By negotiating a set fee in advance, any efficiency introduced will benefit you by giving you more time to increase your client load, invest in making your audits more efficient, or enabling you to work fewer hours without a reduction in revenue. It is a given of course that quality work always come first. A fixed-fee engagement builds in the incentive to invest in audit efficiencies to reduce time spent and increase your bottom line.
Quote a fixed price for an audit. This comes with the proviso that if an unexpected problem occurs requiring significantly more time (a rare occurrence), then either the client will fix the underlying problem or the fee must be renegotiated before doing the unexpected work.
As a result, the client is reassured there is a fixed ceiling for the audit fee, and you have a guaranteed recovery before you start. Any savings generated will accrue to the firm. This does not benefit just the auditor; clients appreciate efficient audits. Inefficient audits are painful for all concerned.
Step 2 — Make audits of micro-entities as efficient as possible
Make your micro-entity audits efficient and earn an excellent return on your intellectual capital with the following strategies:
Step 3 — Compare audit engagement profitability
To gauge the profitability of a micro-audit engagement when your goal is no longer to maximize the number of hours spent, calculate your estimated gross margin on each engagement. The estimated gross margin is an estimate of fees collected, less your variable costs — assumed to be largely direct staff costs. (Variable costs will mainly be the cost of all staff resources per hour. This is not in reference to a notional billing rate applied to staff, but the direct out-of-pocket cost of staff to the firm. The cost of partner time could be measured notionally as the minimum required take-home drawings divided by a partner’s expected billable hours for the year.) Using this measure lets you compare the profitability of different audit engagements and styles.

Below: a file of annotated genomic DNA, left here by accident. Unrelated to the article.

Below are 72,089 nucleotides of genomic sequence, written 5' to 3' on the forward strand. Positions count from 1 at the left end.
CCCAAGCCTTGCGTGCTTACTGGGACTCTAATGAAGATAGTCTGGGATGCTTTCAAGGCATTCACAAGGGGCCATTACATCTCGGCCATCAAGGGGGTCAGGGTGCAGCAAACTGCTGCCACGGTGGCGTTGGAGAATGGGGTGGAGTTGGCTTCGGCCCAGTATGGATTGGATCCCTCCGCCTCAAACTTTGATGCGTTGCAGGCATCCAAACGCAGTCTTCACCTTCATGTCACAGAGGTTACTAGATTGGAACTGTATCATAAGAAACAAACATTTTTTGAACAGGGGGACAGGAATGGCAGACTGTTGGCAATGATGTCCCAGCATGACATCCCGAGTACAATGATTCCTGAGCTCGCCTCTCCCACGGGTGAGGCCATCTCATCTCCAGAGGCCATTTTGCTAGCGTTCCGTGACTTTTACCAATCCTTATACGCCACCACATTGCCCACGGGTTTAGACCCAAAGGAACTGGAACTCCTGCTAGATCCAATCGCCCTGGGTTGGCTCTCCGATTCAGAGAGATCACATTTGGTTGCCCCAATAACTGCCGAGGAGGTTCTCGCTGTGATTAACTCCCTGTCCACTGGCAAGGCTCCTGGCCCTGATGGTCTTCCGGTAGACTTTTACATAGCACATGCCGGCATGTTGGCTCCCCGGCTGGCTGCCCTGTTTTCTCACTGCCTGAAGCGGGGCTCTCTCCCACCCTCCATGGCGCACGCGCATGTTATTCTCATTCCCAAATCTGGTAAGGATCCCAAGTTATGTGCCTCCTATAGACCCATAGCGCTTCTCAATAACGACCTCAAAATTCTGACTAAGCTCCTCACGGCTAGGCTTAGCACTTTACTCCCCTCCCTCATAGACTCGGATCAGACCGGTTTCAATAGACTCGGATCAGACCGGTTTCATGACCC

Here are two staffing models for one engagement: spend 12 hours on an audit of a micro-entity yourself or have staff spend 24 hours on the engagement and spend three hours reviewing its work.
If you have agreed on a fixed fee, you now have a way of comparing the profitability of the different approaches by calculating the cost of personnel for each approach. This measure is not the only factor in your decision to accept an engagement or not, but it does gauge relative profitability.
Pulling it all together
Maximizing your return on micro-entity audits starts with illustrating the value the audit adds to a client’s operations, followed by negotiating a fixed fee in advance that recognizes the intellectual capital you bring to every engagement. This leaves you to focus on reducing your engagement costs wherever possible, enabling you to unlock the value of an audit for both you and your micro-entity clients.
Phil Cowperthwaite, FCA, is a partner of Toronto CA firm Cowperthwaite Mehta and a member of the IFAC’s Small and Medium Practices Committee
Technical editor: Ron Salole, vice-president, Standards, CICA